Ontario has adopted Thursday a plan to fight against human trafficking including through increased outreach efforts, an effective process of prosecution and better access to services for victims.
The plan, entitled Strategy for ending human trafficking, is allocated up to $ 72 million over four years. The envelope will be shared between several departments to coordinate the fight against a problem described as a complex and growing.
The strategy includes the establishment of a provincial coordination office to facilitate the sharing of information between the police, social services, child welfare and other sectors. It will also aim to provide interventions tailored to the cultural characteristics of First Nations.
The Ontario government is also committed to building a team of specialized prosecutors to advise Crown attorneys and law enforcement as well as addressing the causes related to human trafficking.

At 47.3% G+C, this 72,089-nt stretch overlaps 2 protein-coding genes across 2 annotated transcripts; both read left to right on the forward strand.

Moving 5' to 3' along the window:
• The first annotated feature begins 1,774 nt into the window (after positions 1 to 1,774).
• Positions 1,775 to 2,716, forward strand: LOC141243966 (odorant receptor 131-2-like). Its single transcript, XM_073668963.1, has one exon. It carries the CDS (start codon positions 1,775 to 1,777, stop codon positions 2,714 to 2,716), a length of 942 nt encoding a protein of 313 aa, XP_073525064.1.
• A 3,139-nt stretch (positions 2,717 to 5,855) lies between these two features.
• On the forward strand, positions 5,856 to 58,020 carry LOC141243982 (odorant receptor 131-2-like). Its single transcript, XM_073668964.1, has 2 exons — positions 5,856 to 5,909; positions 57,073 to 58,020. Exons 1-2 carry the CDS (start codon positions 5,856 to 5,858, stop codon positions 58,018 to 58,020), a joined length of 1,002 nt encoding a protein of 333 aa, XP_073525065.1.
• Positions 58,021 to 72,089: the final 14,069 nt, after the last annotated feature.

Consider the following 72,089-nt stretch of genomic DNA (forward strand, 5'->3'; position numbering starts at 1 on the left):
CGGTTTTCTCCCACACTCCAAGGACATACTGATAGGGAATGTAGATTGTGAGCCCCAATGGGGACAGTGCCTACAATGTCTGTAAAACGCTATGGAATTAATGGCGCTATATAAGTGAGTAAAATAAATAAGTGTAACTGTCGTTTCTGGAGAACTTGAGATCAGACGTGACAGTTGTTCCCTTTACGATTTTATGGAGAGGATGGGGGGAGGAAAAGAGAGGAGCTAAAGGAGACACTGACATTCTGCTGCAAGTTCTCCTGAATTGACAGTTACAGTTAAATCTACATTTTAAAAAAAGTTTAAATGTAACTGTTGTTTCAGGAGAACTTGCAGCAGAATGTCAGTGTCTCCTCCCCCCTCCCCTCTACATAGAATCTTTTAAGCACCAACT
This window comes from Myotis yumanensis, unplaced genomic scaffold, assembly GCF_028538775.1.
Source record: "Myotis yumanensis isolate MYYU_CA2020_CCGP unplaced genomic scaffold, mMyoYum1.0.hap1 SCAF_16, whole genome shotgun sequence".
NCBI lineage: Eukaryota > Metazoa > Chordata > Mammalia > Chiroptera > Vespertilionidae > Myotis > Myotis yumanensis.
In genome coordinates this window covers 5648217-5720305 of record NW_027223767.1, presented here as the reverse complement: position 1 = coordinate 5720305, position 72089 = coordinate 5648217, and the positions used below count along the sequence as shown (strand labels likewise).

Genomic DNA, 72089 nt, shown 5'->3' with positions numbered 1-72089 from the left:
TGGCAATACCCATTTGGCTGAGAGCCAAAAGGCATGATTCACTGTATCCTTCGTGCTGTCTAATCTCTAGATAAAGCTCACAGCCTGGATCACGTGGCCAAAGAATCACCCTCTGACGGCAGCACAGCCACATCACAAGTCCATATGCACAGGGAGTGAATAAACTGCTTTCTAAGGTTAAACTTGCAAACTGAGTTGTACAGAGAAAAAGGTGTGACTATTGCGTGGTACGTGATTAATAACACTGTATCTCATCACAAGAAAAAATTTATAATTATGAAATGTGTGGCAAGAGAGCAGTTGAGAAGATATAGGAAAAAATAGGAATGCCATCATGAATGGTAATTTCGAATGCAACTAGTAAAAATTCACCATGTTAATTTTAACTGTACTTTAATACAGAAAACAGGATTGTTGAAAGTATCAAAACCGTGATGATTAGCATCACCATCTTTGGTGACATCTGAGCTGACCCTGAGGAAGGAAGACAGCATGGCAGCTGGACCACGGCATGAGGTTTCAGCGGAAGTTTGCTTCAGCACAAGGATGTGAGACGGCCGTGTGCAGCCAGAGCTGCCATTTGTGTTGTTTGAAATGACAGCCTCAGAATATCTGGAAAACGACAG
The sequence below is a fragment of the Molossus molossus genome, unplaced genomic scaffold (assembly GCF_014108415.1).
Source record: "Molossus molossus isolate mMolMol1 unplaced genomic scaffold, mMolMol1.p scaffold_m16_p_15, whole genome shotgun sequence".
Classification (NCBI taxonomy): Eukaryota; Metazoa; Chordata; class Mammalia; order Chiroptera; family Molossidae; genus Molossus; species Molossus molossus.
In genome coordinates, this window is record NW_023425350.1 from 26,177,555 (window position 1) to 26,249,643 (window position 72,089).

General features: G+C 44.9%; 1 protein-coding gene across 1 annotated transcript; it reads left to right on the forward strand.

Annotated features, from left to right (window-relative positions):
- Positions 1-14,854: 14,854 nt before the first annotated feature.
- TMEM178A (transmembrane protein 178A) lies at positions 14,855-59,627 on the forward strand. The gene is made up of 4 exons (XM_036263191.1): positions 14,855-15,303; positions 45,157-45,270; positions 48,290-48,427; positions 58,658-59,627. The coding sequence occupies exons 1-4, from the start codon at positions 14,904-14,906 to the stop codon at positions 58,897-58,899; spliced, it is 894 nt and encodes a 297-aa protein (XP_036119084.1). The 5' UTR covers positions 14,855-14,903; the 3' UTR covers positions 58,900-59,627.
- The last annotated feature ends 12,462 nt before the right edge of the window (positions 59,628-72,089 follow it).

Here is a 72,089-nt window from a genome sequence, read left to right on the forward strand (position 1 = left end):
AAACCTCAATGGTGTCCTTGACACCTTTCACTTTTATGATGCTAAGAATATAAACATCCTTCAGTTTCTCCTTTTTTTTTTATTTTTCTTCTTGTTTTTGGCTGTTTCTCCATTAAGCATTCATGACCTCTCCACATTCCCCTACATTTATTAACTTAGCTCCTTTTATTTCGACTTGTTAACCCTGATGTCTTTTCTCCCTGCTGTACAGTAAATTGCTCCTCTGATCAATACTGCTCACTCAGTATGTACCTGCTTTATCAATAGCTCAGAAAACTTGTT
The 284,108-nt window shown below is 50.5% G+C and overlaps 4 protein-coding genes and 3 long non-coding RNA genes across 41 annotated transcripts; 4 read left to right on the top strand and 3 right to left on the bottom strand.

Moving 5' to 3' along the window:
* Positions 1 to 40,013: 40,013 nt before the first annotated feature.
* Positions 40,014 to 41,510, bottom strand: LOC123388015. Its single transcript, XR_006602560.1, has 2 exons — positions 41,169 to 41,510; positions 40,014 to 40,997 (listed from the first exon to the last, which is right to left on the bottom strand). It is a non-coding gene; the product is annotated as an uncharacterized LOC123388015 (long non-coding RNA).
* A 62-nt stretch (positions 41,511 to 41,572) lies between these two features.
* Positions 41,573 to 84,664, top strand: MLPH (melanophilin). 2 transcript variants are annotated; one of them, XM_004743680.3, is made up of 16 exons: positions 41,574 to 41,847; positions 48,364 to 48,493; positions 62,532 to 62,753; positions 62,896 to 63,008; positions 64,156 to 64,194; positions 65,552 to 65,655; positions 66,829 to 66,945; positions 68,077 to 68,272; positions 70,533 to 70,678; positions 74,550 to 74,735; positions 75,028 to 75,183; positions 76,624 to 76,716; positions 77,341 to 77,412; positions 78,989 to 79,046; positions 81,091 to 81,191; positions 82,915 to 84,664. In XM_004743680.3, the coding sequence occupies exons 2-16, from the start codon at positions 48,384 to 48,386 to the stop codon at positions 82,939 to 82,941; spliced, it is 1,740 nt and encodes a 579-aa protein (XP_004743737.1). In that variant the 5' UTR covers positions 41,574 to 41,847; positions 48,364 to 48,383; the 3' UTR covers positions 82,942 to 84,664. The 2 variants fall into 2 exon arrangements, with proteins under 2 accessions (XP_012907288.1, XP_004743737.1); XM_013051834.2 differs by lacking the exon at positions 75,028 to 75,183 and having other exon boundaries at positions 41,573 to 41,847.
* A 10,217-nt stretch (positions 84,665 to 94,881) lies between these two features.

No timetable has been set for the launch of these two initiatives.
With the strategy unveiled Thursday, Prime Minister Kathleen Wynne takes the commitment it made in February to design such a plan by the end of June.
What Wynne announced as a strategy that wide ratisserait however raises critical towards the Progressive Conservative opposition.
The spokesman of the opposition in the status of women, Laurie Scott, denounces the lack of resources allocated to municipal police forces, which are on the front lines. She also noted that the bill she introduced herself earlier this year, he would have allowed the surviving persons to compensation and to include traffickers provincial sex offender registry.
Ontario is behind 65% of cases of trafficking reported across the country, with a predominance of young women and minors among the victims.